By New Times
By Connor Radnovich
By Robrt L. Pela and Amy Silverman
By Ray Stern
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By Monica Alonzo
By Monica Alonzo
A 1965 North High School graduate, Mesa had raised her children and then returned to the work force in the late 1980s. Rosen hired her as a medical assistant and she soon took on a slew of responsibilities.
Mesa met with prospective patients when they walked into the clinic with their heads in the clouds and their hands on their wallets. "Most of the times," Mesa recalls, "they didn't even ask the doctor's name or want to know if they could even see a doctor. They were excited. They wanted their surgeries done."
Though not a nurse, Mesa performed nurse- and doctorlike duties at the Cosmetic Surgery Center of Scottsdale in addition to her job as saleswoman.
"The day after surgery, I would remove the tubes from their incision," she says, "and take the bandages off . . . . Then they would come back on the seventh day and I would remove their stitches and again make sure that the implant was moving freely." Sharon Mesa was a good soldier almost to the end. "Ms. Mesa stated that Naud was an observer," a July 1990 Scottsdale police report says. "She stated Dr. Rosen would demonstrate techniques during surgery while Dr. Naud watched. Ms. Mesa stated Naud never touched a patient while she was present."
But in recent deposition testimony, Mesa apparently told the truth. "Dr. Naud was the one who primarily did the surgeries, correct?" Phoenix attorney Charlie Buri asked her.
"Yes," Mesa replied. "When he was in town."
Naud was in town on June 9, 1990, when Rebecca Wilson came into the office for her operation.
BECKY WILSON IS a 53-year-old technical assistant for a central Phoenix firm. The Indiana native lost about 100 pounds a few years ago after an intestinal by-pass and had been suffering from uncomfortable, unsightly and unhealthy mounds of skin hanging over her midsection.
Lured by an advertisement, Wilson met with Naud and set up an appointment for a $3,500 abdominoplasty, or a glorified tummy tuck. "I also had a hernia that needed fixing," she adds, "and they told me okay, they'd take care of it, that I'd be as good as new in a couple of weeks."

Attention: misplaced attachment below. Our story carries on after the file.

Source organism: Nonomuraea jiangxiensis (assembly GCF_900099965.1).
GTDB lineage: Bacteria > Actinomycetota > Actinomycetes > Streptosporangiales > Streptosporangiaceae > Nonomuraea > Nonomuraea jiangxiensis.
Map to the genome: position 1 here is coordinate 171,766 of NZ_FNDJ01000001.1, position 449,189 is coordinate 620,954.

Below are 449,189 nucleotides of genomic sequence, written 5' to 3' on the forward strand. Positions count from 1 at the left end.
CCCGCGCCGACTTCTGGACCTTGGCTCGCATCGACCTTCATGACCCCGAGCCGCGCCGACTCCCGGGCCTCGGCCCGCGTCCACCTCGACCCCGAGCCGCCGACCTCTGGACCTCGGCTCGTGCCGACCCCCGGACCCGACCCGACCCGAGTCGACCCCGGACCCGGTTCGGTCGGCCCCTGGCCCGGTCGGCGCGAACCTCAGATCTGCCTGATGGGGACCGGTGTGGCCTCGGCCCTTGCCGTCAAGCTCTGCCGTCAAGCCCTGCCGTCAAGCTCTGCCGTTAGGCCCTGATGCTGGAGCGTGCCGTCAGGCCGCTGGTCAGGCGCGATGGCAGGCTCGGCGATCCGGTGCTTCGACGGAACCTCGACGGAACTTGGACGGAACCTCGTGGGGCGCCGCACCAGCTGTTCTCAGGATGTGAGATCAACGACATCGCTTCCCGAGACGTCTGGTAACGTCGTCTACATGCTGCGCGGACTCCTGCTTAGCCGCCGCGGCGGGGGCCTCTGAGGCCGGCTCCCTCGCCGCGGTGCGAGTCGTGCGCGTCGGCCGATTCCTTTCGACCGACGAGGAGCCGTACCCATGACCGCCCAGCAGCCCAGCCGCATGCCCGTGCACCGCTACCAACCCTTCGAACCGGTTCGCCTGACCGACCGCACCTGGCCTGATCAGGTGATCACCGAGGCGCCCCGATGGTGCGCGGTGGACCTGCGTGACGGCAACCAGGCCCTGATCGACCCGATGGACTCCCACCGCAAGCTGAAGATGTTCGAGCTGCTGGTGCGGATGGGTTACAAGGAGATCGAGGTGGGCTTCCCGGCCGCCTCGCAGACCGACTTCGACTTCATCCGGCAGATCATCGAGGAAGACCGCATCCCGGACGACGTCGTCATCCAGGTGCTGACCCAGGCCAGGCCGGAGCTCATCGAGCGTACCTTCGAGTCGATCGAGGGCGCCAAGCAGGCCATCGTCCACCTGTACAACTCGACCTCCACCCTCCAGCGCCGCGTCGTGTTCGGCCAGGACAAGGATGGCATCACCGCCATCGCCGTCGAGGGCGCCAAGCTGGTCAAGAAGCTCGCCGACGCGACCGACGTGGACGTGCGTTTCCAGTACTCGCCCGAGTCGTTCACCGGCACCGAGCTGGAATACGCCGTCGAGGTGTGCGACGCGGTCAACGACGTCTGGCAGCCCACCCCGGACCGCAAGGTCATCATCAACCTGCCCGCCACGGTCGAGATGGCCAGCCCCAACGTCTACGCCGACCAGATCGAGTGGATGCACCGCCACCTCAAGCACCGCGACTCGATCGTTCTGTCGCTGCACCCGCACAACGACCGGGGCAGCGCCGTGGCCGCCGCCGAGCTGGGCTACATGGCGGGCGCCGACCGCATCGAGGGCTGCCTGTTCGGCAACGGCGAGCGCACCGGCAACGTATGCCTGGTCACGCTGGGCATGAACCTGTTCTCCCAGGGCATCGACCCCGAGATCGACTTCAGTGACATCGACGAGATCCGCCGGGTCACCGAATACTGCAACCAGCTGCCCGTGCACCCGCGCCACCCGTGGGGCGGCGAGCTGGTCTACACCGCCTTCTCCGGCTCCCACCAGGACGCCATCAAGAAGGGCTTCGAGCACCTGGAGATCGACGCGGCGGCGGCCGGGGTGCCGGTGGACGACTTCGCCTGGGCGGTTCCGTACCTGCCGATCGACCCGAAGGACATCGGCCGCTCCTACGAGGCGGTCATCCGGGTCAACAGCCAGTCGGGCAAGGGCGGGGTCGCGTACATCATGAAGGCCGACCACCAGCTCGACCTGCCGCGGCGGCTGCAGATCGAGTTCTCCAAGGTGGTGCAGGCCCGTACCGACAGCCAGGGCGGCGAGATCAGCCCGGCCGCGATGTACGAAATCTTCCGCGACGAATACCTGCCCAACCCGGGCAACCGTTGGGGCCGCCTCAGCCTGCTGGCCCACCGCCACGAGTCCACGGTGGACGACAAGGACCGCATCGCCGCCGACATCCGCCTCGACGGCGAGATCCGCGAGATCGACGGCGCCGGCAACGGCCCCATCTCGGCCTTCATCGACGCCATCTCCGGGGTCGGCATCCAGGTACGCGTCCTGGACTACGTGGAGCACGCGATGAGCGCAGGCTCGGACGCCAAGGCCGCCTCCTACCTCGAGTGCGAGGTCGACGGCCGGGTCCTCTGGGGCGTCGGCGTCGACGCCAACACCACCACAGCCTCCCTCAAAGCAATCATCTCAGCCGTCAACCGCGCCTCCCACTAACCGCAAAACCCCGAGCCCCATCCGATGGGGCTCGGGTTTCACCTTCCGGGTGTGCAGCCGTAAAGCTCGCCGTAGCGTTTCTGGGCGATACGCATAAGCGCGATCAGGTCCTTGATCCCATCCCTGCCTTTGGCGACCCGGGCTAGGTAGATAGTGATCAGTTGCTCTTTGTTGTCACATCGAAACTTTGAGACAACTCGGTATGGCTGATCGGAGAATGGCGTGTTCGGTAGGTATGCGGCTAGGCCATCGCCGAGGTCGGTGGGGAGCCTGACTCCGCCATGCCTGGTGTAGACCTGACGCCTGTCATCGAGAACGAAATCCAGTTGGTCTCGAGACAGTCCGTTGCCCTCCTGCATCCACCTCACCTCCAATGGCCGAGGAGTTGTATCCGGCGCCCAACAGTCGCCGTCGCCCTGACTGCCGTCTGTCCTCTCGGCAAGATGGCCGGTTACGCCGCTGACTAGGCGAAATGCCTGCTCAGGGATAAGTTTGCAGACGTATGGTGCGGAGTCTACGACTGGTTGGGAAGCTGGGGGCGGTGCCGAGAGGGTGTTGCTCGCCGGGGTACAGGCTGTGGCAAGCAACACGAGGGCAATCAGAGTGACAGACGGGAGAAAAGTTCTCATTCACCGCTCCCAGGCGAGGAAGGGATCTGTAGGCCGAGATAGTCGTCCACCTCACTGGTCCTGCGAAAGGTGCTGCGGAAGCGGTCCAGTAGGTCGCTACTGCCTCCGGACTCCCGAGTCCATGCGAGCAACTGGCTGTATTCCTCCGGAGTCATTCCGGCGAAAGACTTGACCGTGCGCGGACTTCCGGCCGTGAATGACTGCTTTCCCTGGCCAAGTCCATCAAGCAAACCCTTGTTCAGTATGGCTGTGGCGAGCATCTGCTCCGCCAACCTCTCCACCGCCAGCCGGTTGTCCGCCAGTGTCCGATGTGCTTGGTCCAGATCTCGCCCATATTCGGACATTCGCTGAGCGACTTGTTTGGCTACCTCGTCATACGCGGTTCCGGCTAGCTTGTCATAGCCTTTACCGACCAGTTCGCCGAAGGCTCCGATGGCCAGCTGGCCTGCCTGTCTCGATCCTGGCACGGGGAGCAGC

Sharon Mesa says Naud was the lead surgeon during Wilson's surgery, with Rosen assisting. Rosen has sworn that he performed the surgery, not Naud.
The medical records Rosen later provided to BOMEX don't answer that or other basic questions. The clinic's records in general "contain inadequate or no history," according to BOMEX's complaint against Rosen, "no physical or operative report, anesthesia record, informed consent, consultation, or post-op visits."
BOMEX has alleged that Becky Wilson's surgery was a horrendous failure:
"Insufficient skin was removed, the umbilicus was scarred and not re-created, the abdominal wall was not sufficiently tightened, and the hernia was not repaired. The patient was left with deformations that did not exist before the surgery." These "deformations" included pubic hair that BOMEX says somehow ended up eight inches higher than normal.
Wilson went to a hospital emergency room within a day of her surgery. "Everytime I stood up, blood would run down my legs," Wilson says. "I couldn't contact Rosen and I was told to call 911. I was kind of out of it and I was crying."
She stayed at the hospital over the weekend, suffering, she says, from excessive bloody drainage from her midsection. Rosen visited Wilson at the hospital, and soon recommended what he now says was "scar revision, for minor corrective surgery. The patient was rather mentally unstable, very emotional, and made it into a far bigger deal than it was."
She agreed to return to the clinic for her second surgery in mid-July 1990.
"If I feel that I can improve on the incision, I'll go back and improve on it," Rosen says, adding that the results of Wilson's first surgery were "reasonably good."
By that time, Scottsdale police detectives had started to investigate the clinic after they heard complaints about the goings-on there. Earlier in the year, BOMEX had done some of its own investigating after a prospective patient complained that the clinic had billed her Medicare carrier for $42.35 after an ad had promised a "free, private consultation."
Wilson knew the police were on the hunt because a Scottsdale detective had interviewed her in late June, after her first stomach operation. But she returned for her second "corrective" surgery anyway. Joe Naud was back in Michigan, so Rosen apparently performed the operation by himself.
"I guess Dr. Rosen convinced me it would be all right," Wilson says. "I wanted him to be a good doctor. He said, `It's like going to a dentist, it will take twenty-thirty minutes tops.' It took more than two hours. He told me, `I really did a good job.' But I was all swollen up and it was really lopsided. I was all out of line and I didn't have a bellybutton."
Explains Rosen, "Dr. Naud uses a technique where he does not reconstruct the bellybutton. You should have an indentation. If there were not a bellybutton, I don't think it would be overwhelmingly surprising."
Becky Wilson later underwent a third operation. This one, performed by a board-certified plastic surgeon, went well, she says. "I don't look so awful anymore," she says. She has a better chance than Sue Holmes of collecting damages through Rosen's insurance company because her surgery was not strictly cosmetic.